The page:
Laughter and Resilience: Humor in Native American Art
Klah and Friends Galleries
November 10, 2019 – March 7, 2021
Among many Native American tribes, humor has and continues to play a vital role. Clowns, Koshare, and Heyoka not only provide comedic performances during ceremonials; these contrarians serve an important cultural function by pointing out behavior that falls outside of community standards. Many Indigenous stories feature a trickster who often finds himself in situations related to folly, humor, and mortality. Following in the footsteps of these cultural icons, Native American artists featured in this exhibition use humor, parody, and satire to not only make the viewer laugh, but also combat stereotypes, comment on tribal politics, and critique the National scene. The imagery can poke fun at both non-natives and Native Americans, and these visual representations can be found across a wide range of artistic media including pottery, beadwork, painting, and photography.
Humor in art is an important form of artistic expression; yet, until recently, art historians have too frequently devalued these works of art when compared to “serious” subject matter. However, as art historian Wendy Wick Reaves has noted, “Examining humorous art and its full complexity can reveal not only clever manipulations but also layered meaning and aesthetic sophistication that warrant our attention. Humor in all of its various manifestations can attract attention, soften criticism, delineate social boundaries, and alleviate the conflict between people with differing worldviews.” The artists featured in this exhibition use humor in all of these ways.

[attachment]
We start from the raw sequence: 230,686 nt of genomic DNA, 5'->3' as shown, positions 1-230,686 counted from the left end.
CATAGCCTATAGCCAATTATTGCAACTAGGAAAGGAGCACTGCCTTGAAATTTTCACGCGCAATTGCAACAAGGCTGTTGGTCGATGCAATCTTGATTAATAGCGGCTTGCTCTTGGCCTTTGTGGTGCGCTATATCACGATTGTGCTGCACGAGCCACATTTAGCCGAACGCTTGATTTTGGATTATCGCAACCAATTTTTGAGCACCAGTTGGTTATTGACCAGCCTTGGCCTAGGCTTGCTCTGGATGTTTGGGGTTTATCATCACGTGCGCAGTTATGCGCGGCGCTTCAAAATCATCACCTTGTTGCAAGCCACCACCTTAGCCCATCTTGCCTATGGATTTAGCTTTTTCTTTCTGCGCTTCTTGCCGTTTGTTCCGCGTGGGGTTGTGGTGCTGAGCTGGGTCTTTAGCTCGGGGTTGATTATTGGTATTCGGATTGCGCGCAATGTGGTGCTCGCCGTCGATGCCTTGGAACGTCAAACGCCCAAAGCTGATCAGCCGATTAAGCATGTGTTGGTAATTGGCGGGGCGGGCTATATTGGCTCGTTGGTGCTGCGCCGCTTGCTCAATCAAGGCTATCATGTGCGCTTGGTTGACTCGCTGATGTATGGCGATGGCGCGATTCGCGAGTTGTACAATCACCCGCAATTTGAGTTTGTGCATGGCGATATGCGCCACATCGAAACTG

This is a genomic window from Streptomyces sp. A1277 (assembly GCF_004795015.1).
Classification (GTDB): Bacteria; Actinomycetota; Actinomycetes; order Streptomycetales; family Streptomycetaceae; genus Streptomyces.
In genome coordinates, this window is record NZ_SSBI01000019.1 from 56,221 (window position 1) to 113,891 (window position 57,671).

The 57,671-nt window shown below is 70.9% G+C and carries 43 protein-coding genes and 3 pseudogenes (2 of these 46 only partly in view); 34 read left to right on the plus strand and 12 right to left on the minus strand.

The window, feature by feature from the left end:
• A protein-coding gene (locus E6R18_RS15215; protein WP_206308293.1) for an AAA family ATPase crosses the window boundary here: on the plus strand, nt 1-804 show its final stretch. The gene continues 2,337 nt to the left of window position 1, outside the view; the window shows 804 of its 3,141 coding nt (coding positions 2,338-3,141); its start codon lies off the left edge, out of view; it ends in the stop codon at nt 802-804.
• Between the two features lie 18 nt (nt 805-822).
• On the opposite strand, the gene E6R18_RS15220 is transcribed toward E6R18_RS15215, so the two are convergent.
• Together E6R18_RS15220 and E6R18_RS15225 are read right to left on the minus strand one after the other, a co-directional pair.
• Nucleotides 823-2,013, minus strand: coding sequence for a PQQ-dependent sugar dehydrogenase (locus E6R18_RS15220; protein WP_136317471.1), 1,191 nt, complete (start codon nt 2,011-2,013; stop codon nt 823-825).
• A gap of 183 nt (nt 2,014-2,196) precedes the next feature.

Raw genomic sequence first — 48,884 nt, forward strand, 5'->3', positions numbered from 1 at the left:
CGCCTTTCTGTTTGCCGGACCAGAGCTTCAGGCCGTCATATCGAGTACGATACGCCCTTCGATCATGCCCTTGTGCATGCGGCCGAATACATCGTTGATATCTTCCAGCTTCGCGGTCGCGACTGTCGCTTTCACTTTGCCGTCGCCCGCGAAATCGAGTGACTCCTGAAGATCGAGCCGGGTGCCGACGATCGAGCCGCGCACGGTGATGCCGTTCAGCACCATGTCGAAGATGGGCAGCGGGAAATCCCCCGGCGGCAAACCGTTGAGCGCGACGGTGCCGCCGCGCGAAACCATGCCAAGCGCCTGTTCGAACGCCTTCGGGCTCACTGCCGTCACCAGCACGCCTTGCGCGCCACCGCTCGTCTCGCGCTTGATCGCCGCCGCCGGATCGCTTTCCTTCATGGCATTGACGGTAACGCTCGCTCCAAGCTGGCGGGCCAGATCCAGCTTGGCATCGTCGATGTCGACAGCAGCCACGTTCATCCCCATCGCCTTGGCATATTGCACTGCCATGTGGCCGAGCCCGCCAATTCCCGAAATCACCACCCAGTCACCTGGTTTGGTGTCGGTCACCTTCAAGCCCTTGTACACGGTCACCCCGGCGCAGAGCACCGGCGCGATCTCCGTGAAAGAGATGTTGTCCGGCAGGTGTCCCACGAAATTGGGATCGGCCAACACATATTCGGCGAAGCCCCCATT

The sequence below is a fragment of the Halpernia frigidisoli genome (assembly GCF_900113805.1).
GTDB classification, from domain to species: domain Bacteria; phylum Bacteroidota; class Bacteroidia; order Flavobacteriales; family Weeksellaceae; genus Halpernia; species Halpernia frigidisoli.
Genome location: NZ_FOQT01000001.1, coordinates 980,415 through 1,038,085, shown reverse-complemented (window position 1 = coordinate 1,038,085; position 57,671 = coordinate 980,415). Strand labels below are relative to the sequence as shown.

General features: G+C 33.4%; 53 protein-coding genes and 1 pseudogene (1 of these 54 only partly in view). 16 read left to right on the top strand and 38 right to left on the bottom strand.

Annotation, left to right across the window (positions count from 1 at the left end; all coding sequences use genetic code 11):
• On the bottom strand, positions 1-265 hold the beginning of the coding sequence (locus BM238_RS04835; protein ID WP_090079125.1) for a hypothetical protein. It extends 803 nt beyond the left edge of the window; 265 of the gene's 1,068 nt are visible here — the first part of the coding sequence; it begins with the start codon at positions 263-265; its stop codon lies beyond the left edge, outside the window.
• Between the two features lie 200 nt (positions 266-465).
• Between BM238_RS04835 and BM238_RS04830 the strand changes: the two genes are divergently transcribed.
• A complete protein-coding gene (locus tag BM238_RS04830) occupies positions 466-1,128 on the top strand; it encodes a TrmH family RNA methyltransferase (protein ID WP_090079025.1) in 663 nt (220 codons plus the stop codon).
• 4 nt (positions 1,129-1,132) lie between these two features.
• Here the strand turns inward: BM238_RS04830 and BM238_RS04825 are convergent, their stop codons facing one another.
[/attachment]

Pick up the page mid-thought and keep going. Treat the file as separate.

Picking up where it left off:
Says curator, Denise Neil, “the comedic genres employed include, satire, parody, and even whimsy. In many of the works, the viewer will see the humor on the surface, but when the audience fully engages with these images, they will see the deep layers of meaning that express the healing that derives from laughter.” Art in popular culture has played a significant role in forming the images associated with Native Americans, including stoic noble savages, the Indian princess, and generic depictions of the Plains Indians. This exhibition will provide a new way for museum visitors to view Indigenous people and their cultures. As Native American scholar, Vine Deloria, Jr, (Standing Rock Sioux) wrote in Custer Died for Your Sins, “It has always been a great disappointment to Indian people that the humorous side of Indian life has not been mentioned by professed experts on Indian affairs.”
This exhibition was curated by Denise Neil, Ph.D. (Cherokee/Delaware) with the support of the Andrew Mellon Foundation. Laughter & Resilience is funded in part by the Art Dealers Association of America Foundation.
First American Art Magazine’s Top 10 Native Art Events of 2019
IN THE NEWS
Santa Fe Reporter (11/20/2019): It is to Laugh by Alex De Vore
Listen to Alex De Vore talk about Laughter & Resilience on the Honey Harris Show (98.1 FM Radio Free Santa Fe )
Listen to the Wheelwright chief curator and publications manager discuss the current exhibit:
Wheelwright Museum Takes on the Fine Art of Comedy on KSFR 101.1FM (Santa Fe Public Radio)